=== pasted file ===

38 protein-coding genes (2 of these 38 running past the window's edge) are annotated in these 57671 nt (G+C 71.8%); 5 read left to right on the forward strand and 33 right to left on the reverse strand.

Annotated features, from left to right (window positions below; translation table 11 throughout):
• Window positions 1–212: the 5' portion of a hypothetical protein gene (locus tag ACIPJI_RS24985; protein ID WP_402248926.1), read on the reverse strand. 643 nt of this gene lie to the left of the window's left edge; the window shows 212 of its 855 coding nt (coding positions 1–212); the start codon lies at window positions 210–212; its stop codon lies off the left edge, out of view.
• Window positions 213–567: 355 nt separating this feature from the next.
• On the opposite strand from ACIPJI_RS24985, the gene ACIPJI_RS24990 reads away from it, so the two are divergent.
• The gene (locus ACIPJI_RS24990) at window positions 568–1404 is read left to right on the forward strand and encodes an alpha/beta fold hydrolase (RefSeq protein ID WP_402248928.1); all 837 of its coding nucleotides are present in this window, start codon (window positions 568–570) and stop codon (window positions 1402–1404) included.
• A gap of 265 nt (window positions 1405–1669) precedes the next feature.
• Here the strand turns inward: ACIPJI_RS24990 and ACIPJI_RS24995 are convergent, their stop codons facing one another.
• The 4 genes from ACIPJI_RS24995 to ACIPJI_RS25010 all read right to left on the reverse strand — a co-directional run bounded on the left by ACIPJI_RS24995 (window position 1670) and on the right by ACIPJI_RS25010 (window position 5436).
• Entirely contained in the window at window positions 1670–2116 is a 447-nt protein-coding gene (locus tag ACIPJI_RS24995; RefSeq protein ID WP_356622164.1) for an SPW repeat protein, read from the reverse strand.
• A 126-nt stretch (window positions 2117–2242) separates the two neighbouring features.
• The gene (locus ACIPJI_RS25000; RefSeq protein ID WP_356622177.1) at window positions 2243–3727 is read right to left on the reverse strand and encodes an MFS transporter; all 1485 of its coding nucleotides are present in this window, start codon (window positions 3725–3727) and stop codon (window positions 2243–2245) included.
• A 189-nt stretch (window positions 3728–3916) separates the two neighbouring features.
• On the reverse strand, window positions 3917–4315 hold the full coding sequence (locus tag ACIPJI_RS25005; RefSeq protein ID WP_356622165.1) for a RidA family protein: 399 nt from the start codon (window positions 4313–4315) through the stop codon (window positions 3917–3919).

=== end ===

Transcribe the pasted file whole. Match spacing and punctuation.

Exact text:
38 protein-coding genes (2 of these 38 running past the window's edge) are annotated in these 57671 nt (G+C 71.8%); 5 read left to right on the forward strand and 33 right to left on the reverse strand.

Annotated features, from left to right (window positions below; translation table 11 throughout):
• Window positions 1–212: the 5' portion of a hypothetical protein gene (locus tag ACIPJI_RS24985; protein ID WP_402248926.1), read on the reverse strand. 643 nt of this gene lie to the left of the window's left edge; the window shows 212 of its 855 coding nt (coding positions 1–212); the start codon lies at window positions 210–212; its stop codon lies off the left edge, out of view.
• Window positions 213–567: 355 nt separating this feature from the next.
• On the opposite strand from ACIPJI_RS24985, the gene ACIPJI_RS24990 reads away from it, so the two are divergent.
• The gene (locus ACIPJI_RS24990) at window positions 568–1404 is read left to right on the forward strand and encodes an alpha/beta fold hydrolase (RefSeq protein ID WP_402248928.1); all 837 of its coding nucleotides are present in this window, start codon (window positions 568–570) and stop codon (window positions 1402–1404) included.
• A gap of 265 nt (window positions 1405–1669) precedes the next feature.
• Here the strand turns inward: ACIPJI_RS24990 and ACIPJI_RS24995 are convergent, their stop codons facing one another.
• The 4 genes from ACIPJI_RS24995 to ACIPJI_RS25010 all read right to left on the reverse strand — a co-directional run bounded on the left by ACIPJI_RS24995 (window position 1670) and on the right by ACIPJI_RS25010 (window position 5436).
• Entirely contained in the window at window positions 1670–2116 is a 447-nt protein-coding gene (locus tag ACIPJI_RS24995; RefSeq protein ID WP_356622164.1) for an SPW repeat protein, read from the reverse strand.
• A 126-nt stretch (window positions 2117–2242) separates the two neighbouring features.
• The gene (locus ACIPJI_RS25000; RefSeq protein ID WP_356622177.1) at window positions 2243–3727 is read right to left on the reverse strand and encodes an MFS transporter; all 1485 of its coding nucleotides are present in this window, start codon (window positions 3725–3727) and stop codon (window positions 2243–2245) included.
• A 189-nt stretch (window positions 3728–3916) separates the two neighbouring features.
• On the reverse strand, window positions 3917–4315 hold the full coding sequence (locus tag ACIPJI_RS25005; RefSeq protein ID WP_356622165.1) for a RidA family protein: 399 nt from the start codon (window positions 4313–4315) through the stop codon (window positions 3917–3919).